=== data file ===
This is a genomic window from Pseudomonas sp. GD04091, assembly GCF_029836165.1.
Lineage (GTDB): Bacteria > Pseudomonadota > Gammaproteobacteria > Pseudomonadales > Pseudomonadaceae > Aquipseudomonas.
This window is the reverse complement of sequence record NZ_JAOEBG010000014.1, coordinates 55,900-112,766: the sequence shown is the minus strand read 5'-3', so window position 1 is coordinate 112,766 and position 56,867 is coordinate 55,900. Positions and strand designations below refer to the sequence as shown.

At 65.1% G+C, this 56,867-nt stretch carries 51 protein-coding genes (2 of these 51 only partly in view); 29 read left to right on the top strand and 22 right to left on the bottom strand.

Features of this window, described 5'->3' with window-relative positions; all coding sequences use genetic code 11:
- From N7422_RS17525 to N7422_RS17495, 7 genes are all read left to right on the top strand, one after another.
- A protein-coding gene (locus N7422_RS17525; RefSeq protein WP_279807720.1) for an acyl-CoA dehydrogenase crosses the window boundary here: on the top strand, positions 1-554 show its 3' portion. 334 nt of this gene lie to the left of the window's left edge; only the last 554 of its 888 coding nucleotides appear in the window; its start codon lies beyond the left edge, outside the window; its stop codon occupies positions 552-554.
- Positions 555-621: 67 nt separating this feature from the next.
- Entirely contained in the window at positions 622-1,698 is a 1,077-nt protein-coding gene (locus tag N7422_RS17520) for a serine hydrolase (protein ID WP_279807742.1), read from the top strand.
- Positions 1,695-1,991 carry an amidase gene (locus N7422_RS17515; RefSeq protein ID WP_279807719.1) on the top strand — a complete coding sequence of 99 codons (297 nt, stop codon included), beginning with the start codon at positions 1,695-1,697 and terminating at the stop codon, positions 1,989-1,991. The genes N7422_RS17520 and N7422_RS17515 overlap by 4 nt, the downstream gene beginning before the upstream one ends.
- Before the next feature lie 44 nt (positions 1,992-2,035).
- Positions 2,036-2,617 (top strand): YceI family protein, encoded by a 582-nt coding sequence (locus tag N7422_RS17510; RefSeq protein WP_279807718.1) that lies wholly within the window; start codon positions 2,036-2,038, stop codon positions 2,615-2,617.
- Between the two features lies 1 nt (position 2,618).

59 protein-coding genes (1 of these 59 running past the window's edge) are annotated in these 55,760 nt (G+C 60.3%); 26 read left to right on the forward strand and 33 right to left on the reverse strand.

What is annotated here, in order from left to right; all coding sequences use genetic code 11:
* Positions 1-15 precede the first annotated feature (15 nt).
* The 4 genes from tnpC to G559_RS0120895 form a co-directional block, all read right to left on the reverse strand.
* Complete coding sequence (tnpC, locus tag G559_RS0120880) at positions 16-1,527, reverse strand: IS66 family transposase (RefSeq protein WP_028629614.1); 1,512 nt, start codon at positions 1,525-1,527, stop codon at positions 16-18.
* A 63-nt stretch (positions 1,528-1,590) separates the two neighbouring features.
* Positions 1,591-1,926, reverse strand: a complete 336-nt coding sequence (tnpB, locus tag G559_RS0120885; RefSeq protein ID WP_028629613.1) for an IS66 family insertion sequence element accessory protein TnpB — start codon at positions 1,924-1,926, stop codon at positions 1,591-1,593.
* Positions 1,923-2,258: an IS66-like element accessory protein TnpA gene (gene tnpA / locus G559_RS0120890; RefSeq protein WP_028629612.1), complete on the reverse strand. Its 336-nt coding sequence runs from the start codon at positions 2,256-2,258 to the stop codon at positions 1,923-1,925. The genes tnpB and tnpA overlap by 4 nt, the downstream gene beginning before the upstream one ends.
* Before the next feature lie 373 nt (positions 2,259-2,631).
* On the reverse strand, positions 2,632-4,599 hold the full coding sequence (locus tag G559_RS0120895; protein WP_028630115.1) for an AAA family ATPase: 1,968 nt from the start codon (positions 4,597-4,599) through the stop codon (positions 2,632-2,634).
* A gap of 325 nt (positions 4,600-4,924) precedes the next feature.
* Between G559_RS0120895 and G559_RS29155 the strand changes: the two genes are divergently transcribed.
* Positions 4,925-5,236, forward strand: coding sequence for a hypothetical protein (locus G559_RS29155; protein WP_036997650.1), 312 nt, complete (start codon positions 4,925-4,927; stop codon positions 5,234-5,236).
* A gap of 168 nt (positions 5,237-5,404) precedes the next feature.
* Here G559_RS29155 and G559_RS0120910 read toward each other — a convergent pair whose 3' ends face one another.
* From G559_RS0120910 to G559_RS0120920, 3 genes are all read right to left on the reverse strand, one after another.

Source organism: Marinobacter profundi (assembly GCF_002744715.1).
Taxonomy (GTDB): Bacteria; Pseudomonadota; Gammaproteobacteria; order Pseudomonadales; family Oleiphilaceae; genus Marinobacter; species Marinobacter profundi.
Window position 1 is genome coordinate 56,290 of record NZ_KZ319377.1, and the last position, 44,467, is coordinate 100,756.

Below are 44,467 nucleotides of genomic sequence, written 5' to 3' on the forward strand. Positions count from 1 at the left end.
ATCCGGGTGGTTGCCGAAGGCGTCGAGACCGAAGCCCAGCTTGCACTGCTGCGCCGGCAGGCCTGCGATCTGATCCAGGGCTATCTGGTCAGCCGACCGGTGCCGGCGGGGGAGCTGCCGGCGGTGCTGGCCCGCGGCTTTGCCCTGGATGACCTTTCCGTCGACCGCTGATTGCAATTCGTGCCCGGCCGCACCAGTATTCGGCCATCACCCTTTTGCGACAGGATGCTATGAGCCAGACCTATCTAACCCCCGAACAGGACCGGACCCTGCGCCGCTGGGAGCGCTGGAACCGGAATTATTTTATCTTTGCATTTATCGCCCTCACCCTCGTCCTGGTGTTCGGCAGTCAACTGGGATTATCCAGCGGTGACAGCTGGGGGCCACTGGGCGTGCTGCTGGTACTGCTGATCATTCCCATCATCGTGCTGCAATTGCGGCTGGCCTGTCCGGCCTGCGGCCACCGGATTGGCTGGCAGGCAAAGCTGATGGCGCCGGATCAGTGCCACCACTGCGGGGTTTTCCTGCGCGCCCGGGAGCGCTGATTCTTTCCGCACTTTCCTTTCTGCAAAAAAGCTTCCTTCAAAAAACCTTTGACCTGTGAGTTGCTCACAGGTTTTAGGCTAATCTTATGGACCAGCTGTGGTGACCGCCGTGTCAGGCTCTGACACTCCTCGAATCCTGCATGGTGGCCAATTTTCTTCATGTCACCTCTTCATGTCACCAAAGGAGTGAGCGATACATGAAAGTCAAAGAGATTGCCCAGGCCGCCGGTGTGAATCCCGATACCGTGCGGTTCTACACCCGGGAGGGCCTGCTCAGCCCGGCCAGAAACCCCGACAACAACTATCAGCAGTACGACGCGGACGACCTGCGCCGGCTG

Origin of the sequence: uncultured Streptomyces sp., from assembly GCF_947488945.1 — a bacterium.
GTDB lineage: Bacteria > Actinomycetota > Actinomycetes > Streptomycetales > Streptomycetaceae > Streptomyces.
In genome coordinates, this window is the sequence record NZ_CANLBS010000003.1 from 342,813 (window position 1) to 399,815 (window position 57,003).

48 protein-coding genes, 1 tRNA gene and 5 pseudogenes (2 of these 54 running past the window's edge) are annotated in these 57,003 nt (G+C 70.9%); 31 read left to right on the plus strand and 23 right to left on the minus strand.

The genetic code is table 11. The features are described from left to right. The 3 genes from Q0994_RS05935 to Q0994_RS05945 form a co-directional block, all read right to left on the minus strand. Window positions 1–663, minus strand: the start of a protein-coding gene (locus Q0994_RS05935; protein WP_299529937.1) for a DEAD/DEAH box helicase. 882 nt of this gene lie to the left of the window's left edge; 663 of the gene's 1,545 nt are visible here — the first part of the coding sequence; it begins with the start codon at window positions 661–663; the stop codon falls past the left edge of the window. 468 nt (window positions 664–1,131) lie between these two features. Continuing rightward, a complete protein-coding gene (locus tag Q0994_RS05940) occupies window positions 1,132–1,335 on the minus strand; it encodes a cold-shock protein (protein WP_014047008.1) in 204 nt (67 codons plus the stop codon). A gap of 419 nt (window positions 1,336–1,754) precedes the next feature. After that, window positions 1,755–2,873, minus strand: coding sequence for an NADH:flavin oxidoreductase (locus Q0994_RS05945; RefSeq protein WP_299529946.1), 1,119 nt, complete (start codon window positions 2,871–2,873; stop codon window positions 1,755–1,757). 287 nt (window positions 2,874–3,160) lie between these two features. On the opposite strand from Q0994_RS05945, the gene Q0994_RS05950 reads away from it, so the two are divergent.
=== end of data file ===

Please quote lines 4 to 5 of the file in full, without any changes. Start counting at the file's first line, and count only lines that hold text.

At 65.1% G+C, this 56,867-nt stretch carries 51 protein-coding genes (2 of these 51 only partly in view); 29 read left to right on the top strand and 22 right to left on the bottom strand.

Features of this window, described 5'->3' with window-relative positions; all coding sequences use genetic code 11: